If you shop for people out of town, online shopping can be a boon. Shipping rates for parcels are getting outrageous! A couple of years ago, I sent a Christmas parcel to my parents in Quebec, and the shipping cost me $29. I could have bought an extra gift for that much money. Plus there is the hassle of trying to find a box to fit it all, locating proper packing materials for breakable things, getting it insured, and then standing in line at the post office. So, for my mom’s birthday last year, I instead found an item for her from Sears. The store wrapped it for me, packed it in a box, and shipped it to her. I could have had it sent to her door for $7, but she lived very close to a Sears depot, so I sent it there and the shipping was free.

Stores can more easily ship items than you can because they have packing materials, and boxes to fit all of their items. If an item is broken in shipping, it is the responsibility of the store or to arrange for a replacement, assuming they have a good customer satisfaction policy.

This year, I’ll be sending some baked goodies from the PEI Preserve Co. directly to my aunts and uncles in Quebec. I’ve dealt with the store before, so I know they have good products, and I’m happy to know that I won’t have to pack up a parcel for each of my recipients. Shipping rates might be high, but they are invariably lower than what you would pay to send a parcel yourself.

In fact, lots of stores offer free shipping during Christmas season. Sometimes you have to order a minimum amount to get this deal, but often during December they offer it on all orders.

The important things to remember when shopping online are:

Make sure that the store is reputable. If you do not have the tools or knowledge to research a store, then choose one that is not just online, but that has brick-and-mortar stores with a good reputation. If you are comfortable dealing with stores like Canadian Tire, Sears, Future Shop, and Zellers in person, then their online counterparts will probably have comparable customer service policies.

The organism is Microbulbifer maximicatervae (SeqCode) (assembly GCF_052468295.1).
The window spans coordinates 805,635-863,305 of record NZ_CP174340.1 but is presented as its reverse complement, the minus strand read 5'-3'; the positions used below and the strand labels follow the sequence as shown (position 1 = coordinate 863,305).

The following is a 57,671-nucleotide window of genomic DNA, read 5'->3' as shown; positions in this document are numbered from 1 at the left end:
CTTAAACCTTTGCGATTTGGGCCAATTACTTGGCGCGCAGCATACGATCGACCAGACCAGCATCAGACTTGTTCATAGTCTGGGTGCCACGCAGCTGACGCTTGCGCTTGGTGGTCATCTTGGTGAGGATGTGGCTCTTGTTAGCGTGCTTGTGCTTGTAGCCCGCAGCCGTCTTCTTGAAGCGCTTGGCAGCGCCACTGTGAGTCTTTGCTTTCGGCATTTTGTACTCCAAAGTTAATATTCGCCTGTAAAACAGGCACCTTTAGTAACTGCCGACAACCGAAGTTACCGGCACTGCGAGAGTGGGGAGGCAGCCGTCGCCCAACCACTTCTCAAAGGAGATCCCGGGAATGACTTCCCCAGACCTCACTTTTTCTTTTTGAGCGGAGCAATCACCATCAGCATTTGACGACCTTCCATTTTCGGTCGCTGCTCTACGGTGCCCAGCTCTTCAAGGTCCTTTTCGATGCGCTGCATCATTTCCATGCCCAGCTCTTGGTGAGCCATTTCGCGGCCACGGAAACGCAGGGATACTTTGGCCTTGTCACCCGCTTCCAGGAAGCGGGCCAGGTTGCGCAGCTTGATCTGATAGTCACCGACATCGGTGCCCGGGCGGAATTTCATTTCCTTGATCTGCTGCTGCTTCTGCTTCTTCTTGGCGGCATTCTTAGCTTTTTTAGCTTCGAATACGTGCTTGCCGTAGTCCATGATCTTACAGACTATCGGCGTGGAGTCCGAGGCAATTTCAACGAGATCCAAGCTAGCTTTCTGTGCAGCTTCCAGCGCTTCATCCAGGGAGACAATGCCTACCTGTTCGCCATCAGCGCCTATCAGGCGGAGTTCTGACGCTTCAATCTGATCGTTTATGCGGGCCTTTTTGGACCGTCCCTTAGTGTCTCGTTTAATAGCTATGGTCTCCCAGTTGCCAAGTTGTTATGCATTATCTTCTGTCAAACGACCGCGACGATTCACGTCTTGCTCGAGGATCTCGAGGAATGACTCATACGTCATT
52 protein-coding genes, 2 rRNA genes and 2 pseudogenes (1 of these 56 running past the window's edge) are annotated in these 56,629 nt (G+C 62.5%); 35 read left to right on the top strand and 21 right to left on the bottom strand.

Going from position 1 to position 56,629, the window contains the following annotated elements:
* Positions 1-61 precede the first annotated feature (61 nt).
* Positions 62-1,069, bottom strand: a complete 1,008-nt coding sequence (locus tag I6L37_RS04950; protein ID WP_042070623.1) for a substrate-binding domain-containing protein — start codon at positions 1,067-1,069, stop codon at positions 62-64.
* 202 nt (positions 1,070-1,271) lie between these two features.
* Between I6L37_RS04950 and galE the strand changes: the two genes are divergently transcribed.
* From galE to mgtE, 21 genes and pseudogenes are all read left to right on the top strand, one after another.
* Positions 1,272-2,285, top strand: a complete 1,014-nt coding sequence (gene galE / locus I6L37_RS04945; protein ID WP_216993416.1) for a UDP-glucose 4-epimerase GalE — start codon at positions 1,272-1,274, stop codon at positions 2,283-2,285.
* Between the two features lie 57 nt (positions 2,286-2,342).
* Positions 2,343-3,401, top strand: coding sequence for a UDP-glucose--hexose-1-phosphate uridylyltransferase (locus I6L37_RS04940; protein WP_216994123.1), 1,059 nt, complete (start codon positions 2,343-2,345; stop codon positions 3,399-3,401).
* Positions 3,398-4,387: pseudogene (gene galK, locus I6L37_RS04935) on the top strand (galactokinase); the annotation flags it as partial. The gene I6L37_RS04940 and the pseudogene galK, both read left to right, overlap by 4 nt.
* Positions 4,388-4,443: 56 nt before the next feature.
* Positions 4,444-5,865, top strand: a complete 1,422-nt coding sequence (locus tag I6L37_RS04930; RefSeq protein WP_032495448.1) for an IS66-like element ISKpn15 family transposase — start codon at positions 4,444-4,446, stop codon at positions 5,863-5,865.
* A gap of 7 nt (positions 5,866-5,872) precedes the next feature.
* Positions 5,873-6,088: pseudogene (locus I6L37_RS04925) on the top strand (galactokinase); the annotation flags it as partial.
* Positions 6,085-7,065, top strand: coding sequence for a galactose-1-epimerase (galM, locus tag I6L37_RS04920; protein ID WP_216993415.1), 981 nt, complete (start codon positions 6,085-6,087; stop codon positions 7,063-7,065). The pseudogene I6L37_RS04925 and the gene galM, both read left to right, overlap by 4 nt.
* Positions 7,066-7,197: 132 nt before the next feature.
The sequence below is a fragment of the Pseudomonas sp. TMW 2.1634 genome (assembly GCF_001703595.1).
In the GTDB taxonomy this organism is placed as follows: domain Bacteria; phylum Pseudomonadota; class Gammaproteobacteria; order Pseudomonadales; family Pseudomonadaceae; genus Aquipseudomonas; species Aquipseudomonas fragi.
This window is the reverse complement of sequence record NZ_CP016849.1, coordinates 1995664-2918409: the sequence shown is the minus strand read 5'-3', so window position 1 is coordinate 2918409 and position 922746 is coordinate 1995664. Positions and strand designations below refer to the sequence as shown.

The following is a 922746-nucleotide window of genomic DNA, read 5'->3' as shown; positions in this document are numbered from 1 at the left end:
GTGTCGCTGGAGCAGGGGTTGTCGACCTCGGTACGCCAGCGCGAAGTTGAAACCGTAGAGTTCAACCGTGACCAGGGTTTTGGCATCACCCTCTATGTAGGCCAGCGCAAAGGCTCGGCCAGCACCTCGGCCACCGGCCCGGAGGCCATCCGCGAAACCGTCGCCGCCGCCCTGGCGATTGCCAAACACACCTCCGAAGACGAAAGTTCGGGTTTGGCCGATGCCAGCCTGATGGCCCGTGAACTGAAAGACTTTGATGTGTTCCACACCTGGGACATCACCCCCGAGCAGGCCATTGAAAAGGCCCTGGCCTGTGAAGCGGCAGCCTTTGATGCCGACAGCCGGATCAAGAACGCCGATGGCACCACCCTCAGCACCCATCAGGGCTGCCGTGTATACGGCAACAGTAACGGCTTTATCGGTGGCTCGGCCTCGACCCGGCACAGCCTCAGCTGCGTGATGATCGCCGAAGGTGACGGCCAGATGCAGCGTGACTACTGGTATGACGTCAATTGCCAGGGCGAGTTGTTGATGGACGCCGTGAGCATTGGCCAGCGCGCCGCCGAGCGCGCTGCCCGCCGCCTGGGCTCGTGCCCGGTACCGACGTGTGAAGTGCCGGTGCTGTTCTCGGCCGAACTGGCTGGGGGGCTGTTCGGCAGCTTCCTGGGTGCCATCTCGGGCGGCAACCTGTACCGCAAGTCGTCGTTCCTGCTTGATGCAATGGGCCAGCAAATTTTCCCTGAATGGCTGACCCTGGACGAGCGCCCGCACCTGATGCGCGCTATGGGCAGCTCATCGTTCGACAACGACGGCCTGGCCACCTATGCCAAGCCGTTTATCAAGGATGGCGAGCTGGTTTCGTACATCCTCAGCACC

Find out about shipping costs and customer satisfaction and return policies before you order. Some stores will even refund your shipping cost if you have to return an item, but others will make you pay for the original shipping and the return. Beware, and ask questions.

Do a quick web search on a store or brand before you buy, to make sure that there are no well-known problems. Also, use a site like Epinions (see: http://www.epinions.com), Bizrate (see:http://www.bizrate.com), or Amazon (see: http://www.amazon.com) to check customer reviews on the product that you want to buy.

Finally, leave enough time for your products to arrive. A store might guarantee Christmas delivery if you shop late, but don’t count on it. They can’t control the postal service. What might take 4 -6 days to ship in slow times, might take 2 weeks or more around Christmas. Don’t order anything after the first week of December unless you are quite sure it will arrive on time.

Happy Shopping!

Tamra lives in Calgary with her husband and two cats. A fulltime AU student, she splits her free time between her duties as an AUSU councillor, writing her first novel, and editing written work by other students and friends.